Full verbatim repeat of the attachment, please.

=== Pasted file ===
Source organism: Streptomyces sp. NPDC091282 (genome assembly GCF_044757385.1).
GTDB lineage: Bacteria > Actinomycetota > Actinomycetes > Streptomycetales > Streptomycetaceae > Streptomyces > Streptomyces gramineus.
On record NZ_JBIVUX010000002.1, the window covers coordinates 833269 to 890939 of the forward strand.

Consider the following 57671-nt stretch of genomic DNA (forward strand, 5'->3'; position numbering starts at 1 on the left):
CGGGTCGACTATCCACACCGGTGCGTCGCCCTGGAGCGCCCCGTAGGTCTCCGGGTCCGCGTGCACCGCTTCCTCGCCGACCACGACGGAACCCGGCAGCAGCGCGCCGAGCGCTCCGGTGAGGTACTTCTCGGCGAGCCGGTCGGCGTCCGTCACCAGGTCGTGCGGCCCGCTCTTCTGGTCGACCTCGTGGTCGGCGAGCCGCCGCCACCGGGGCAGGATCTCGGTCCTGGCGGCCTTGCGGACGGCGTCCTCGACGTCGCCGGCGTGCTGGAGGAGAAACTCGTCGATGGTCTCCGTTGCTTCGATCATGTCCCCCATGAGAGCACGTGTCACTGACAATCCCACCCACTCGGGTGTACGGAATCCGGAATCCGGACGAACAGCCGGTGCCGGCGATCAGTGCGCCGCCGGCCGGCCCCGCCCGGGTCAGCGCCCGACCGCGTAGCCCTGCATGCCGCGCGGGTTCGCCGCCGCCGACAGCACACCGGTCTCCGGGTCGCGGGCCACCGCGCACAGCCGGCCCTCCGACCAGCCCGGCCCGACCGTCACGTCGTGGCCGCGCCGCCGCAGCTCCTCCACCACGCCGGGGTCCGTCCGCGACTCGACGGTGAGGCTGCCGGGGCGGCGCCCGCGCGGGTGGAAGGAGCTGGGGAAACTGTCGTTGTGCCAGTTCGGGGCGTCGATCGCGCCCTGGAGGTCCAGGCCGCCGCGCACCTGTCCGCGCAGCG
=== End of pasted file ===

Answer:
Source organism: Streptomyces sp. NPDC091282 (genome assembly GCF_044757385.1).
GTDB lineage: Bacteria > Actinomycetota > Actinomycetes > Streptomycetales > Streptomycetaceae > Streptomyces > Streptomyces gramineus.
On record NZ_JBIVUX010000002.1, the window covers coordinates 833269 to 890939 of the forward strand.

Consider the following 57671-nt stretch of genomic DNA (forward strand, 5'->3'; position numbering starts at 1 on the left):
CGGGTCGACTATCCACACCGGTGCGTCGCCCTGGAGCGCCCCGTAGGTCTCCGGGTCCGCGTGCACCGCTTCCTCGCCGACCACGACGGAACCCGGCAGCAGCGCGCCGAGCGCTCCGGTGAGGTACTTCTCGGCGAGCCGGTCGGCGTCCGTCACCAGGTCGTGCGGCCCGCTCTTCTGGTCGACCTCGTGGTCGGCGAGCCGCCGCCACCGGGGCAGGATCTCGGTCCTGGCGGCCTTGCGGACGGCGTCCTCGACGTCGCCGGCGTGCTGGAGGAGAAACTCGTCGATGGTCTCCGTTGCTTCGATCATGTCCCCCATGAGAGCACGTGTCACTGACAATCCCACCCACTCGGGTGTACGGAATCCGGAATCCGGACGAACAGCCGGTGCCGGCGATCAGTGCGCCGCCGGCCGGCCCCGCCCGGGTCAGCGCCCGACCGCGTAGCCCTGCATGCCGCGCGGGTTCGCCGCCGCCGACAGCACACCGGTCTCCGGGTCGCGGGCCACCGCGCACAGCCGGCCCTCCGACCAGCCCGGCCCGACCGTCACGTCGTGGCCGCGCCGCCGCAGCTCCTCCACCACGCCGGGGTCCGTCCGCGACTCGACGGTGAGGCTGCCGGGGCGGCGCCCGCGCGGGTGGAAGGAGCTGGGGAAACTGTCGTTGTGCCAGTTCGGGGCGTCGATCGCGCCCTGGAGGTCCAGGCCGCCGCGCACCTGTCCGCGCAGCG